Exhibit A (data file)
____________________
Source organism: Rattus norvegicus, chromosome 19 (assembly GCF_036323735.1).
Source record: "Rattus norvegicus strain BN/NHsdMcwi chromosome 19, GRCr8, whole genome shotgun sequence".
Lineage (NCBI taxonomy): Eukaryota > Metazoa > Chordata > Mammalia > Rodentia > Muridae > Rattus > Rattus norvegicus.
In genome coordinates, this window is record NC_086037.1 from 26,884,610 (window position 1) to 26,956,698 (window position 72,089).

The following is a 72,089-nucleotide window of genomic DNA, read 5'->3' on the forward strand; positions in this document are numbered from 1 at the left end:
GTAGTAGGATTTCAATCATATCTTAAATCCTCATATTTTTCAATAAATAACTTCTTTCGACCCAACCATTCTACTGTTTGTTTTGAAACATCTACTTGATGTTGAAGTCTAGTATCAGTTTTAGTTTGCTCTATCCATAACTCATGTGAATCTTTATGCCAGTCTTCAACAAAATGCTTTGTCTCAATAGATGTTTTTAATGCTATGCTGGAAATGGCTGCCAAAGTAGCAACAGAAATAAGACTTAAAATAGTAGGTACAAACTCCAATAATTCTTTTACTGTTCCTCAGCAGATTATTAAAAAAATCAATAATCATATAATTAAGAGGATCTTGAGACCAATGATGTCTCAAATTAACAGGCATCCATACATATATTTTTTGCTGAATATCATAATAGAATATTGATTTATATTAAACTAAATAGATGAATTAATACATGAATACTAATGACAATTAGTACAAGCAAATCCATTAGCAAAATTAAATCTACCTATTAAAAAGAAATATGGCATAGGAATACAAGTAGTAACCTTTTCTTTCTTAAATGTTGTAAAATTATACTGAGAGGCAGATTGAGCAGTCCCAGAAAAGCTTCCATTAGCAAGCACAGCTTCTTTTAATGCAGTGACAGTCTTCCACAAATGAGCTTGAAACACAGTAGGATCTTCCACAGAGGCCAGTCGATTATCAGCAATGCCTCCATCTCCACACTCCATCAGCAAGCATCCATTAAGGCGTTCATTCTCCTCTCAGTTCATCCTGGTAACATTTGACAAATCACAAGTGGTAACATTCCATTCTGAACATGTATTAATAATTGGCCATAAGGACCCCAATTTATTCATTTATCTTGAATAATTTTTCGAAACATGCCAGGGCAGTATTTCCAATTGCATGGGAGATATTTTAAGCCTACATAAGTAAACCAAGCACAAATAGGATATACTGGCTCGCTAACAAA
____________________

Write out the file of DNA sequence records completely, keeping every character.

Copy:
Source organism: Rattus norvegicus, chromosome 19 (assembly GCF_036323735.1).
Source record: "Rattus norvegicus strain BN/NHsdMcwi chromosome 19, GRCr8, whole genome shotgun sequence".
Lineage (NCBI taxonomy): Eukaryota > Metazoa > Chordata > Mammalia > Rodentia > Muridae > Rattus > Rattus norvegicus.
In genome coordinates, this window is record NC_086037.1 from 26,884,610 (window position 1) to 26,956,698 (window position 72,089).

The following is a 72,089-nucleotide window of genomic DNA, read 5'->3' on the forward strand; positions in this document are numbered from 1 at the left end:
GTAGTAGGATTTCAATCATATCTTAAATCCTCATATTTTTCAATAAATAACTTCTTTCGACCCAACCATTCTACTGTTTGTTTTGAAACATCTACTTGATGTTGAAGTCTAGTATCAGTTTTAGTTTGCTCTATCCATAACTCATGTGAATCTTTATGCCAGTCTTCAACAAAATGCTTTGTCTCAATAGATGTTTTTAATGCTATGCTGGAAATGGCTGCCAAAGTAGCAACAGAAATAAGACTTAAAATAGTAGGTACAAACTCCAATAATTCTTTTACTGTTCCTCAGCAGATTATTAAAAAAATCAATAATCATATAATTAAGAGGATCTTGAGACCAATGATGTCTCAAATTAACAGGCATCCATACATATATTTTTTGCTGAATATCATAATAGAATATTGATTTATATTAAACTAAATAGATGAATTAATACATGAATACTAATGACAATTAGTACAAGCAAATCCATTAGCAAAATTAAATCTACCTATTAAAAAGAAATATGGCATAGGAATACAAGTAGTAACCTTTTCTTTCTTAAATGTTGTAAAATTATACTGAGAGGCAGATTGAGCAGTCCCAGAAAAGCTTCCATTAGCAAGCACAGCTTCTTTTAATGCAGTGACAGTCTTCCACAAATGAGCTTGAAACACAGTAGGATCTTCCACAGAGGCCAGTCGATTATCAGCAATGCCTCCATCTCCACACTCCATCAGCAAGCATCCATTAAGGCGTTCATTCTCCTCTCAGTTCATCCTGGTAACATTTGACAAATCACAAGTGGTAACATTCCATTCTGAACATGTATTAATAATTGGCCATAAGGACCCCAATTTATTCATTTATCTTGAATAATTTTTCGAAACATGCCAGGGCAGTATTTCCAATTGCATGGGAGATATTTTAAGCCTACATAAGTAAACCAAGCACAAATAGGATATACTGGCTCGCTAACAAA